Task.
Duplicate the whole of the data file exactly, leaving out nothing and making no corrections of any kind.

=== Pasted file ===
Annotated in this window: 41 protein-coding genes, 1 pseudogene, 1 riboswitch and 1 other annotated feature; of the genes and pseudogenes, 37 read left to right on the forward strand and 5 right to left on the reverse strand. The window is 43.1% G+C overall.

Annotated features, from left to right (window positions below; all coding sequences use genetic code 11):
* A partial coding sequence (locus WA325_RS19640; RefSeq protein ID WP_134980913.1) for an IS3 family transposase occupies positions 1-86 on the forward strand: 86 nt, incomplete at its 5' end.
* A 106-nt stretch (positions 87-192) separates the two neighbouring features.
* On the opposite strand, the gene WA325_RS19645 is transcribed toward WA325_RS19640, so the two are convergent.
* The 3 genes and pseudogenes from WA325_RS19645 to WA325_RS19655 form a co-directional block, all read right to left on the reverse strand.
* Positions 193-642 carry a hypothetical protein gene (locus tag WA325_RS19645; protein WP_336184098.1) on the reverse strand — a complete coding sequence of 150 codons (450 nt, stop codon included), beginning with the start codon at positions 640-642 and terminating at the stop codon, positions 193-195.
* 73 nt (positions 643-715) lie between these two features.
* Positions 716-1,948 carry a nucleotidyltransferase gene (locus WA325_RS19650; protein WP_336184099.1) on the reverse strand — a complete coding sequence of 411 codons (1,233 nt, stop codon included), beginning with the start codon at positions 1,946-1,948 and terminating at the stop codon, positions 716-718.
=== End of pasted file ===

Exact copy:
Annotated in this window: 41 protein-coding genes, 1 pseudogene, 1 riboswitch and 1 other annotated feature; of the genes and pseudogenes, 37 read left to right on the forward strand and 5 right to left on the reverse strand. The window is 43.1% G+C overall.

Annotated features, from left to right (window positions below; all coding sequences use genetic code 11):
* A partial coding sequence (locus WA325_RS19640; RefSeq protein ID WP_134980913.1) for an IS3 family transposase occupies positions 1-86 on the forward strand: 86 nt, incomplete at its 5' end.
* A 106-nt stretch (positions 87-192) separates the two neighbouring features.
* On the opposite strand, the gene WA325_RS19645 is transcribed toward WA325_RS19640, so the two are convergent.
* The 3 genes and pseudogenes from WA325_RS19645 to WA325_RS19655 form a co-directional block, all read right to left on the reverse strand.
* Positions 193-642 carry a hypothetical protein gene (locus tag WA325_RS19645; protein WP_336184098.1) on the reverse strand — a complete coding sequence of 150 codons (450 nt, stop codon included), beginning with the start codon at positions 640-642 and terminating at the stop codon, positions 193-195.
* 73 nt (positions 643-715) lie between these two features.
* Positions 716-1,948 carry a nucleotidyltransferase gene (locus WA325_RS19650; protein WP_336184099.1) on the reverse strand — a complete coding sequence of 411 codons (1,233 nt, stop codon included), beginning with the start codon at positions 1,946-1,948 and terminating at the stop codon, positions 716-718.